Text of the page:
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Defense Friendly Victory – D.S.C.

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  • Defense Friendly Victory – D.S.C.

    Here’s a new case out of the District of South Carolina, Greenville Division, entitled Angela Hines v. The E.I. DuPont de Nemours and Company Long Term Disability Plan. I know the attorneys on both side of this one and they are all well experienced ERISA attorneys. However, this is a pretty sound defense victory. Under the abuse of discretion, the court finds that DuPont’s determination was supported by substantial evidence. Probably most problematic for the plaintiff was the following.

    First, Plaintiff’s treating physicians opined that Plaintiff is capable of working. Plaintiff’s most recent primary care physician, Dr. Lemley, stated he thought Plaintiff was able to do sedentary work. This is consistent with his earlier notes, in which the only limitation listed was prolonged standing.6 In addition, Plaintiff’s most recent treating cardiologist, Dr. Sorrentino, stated that Plaintiff does not have any cardiovascular impairments and is capable of full-time work. Dr. Sorrentino’s opinion is corroborated by his earlier discharge notes, which stated that Plaintiff had “no restric[tions]” from physical activity. None of Plaintiff’s other treating physicians ever imposed any permanent restrictions or limitations that would prevent Plaintiff from working in any capacity.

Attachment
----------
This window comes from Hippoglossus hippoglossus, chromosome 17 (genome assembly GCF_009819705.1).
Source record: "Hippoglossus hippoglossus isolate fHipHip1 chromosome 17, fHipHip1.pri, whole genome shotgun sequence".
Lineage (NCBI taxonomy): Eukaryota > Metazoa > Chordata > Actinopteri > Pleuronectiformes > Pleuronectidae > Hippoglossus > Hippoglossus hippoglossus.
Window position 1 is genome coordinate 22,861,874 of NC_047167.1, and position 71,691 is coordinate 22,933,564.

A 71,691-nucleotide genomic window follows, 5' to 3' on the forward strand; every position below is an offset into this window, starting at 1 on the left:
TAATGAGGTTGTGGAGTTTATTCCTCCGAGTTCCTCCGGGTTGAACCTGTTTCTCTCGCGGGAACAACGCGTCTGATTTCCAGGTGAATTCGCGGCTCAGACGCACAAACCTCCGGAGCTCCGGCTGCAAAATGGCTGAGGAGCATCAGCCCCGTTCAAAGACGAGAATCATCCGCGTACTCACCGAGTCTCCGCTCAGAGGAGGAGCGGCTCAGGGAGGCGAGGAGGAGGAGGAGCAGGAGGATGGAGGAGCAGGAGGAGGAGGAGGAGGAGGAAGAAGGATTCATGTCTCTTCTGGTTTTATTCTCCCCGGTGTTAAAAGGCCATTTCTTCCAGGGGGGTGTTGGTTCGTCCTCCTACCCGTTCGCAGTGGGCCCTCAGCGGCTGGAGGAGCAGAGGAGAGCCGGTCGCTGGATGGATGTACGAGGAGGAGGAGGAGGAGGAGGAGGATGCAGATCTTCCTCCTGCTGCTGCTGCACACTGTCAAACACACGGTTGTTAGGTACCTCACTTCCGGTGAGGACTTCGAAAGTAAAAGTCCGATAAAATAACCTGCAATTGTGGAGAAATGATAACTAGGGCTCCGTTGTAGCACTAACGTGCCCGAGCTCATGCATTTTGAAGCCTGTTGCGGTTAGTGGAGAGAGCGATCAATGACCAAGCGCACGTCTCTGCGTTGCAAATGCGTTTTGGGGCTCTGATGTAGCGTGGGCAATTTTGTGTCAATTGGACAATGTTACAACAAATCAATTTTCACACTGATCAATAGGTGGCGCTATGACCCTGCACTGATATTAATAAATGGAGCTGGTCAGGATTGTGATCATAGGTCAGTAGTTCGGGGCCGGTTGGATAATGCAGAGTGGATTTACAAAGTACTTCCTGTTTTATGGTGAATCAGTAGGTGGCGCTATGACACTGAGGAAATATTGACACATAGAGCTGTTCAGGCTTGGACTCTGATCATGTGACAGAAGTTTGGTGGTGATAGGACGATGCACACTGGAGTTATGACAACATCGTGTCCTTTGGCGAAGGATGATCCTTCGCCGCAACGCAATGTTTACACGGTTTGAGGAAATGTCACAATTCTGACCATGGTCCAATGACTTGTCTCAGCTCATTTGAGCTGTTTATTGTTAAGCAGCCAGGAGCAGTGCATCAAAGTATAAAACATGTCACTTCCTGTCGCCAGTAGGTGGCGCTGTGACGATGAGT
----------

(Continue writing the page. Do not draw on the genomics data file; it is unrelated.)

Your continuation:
The court continues on to discuss that the objective medical testing consistently failed to establish a confirmed diagnosis and that the defendant got two board certified physicians to complete peer reviews. The biggest point of note that I see in the case is the following.

    The Court notes, however, that it is concerned with the comments of DuPont's Medical Director—Dr. Suzanne Sherman. In an email to a DuPont Human Resources representative, Dr. Sherman addressed an incident where Plaintiff burned herself while
    frying chicken. Dr. Sherman stated:

    Notably, the final assessment of record 16 Oct 2016 is for medical care obtained for a second degree burn obtained while frying chicken (McDuffie Medical Associates). This action on the part of the claimant, that is the choice to fry chicken in her home is inconsistent with an individual who perceived herself to be completely disabled.
    This comment is inappropriate and factually inaccurate. People who are disabled struggle on a daily basis to take care of their activities of daily living. They also have to eat, and often have to feed their family. Such absurd commentary is inappropriate in the context of a LTD appeal, and the Court has expressly disregarded this opinion in its review of this case.
    While it is still a defense victory, I think that this paragraph is important. Very frequently I see comments like these that don’t address the actual issue or definition of disability and, instead, relate to activities of daily living, which are not standards used by LTD plans. Either way, the opinion is attached below.
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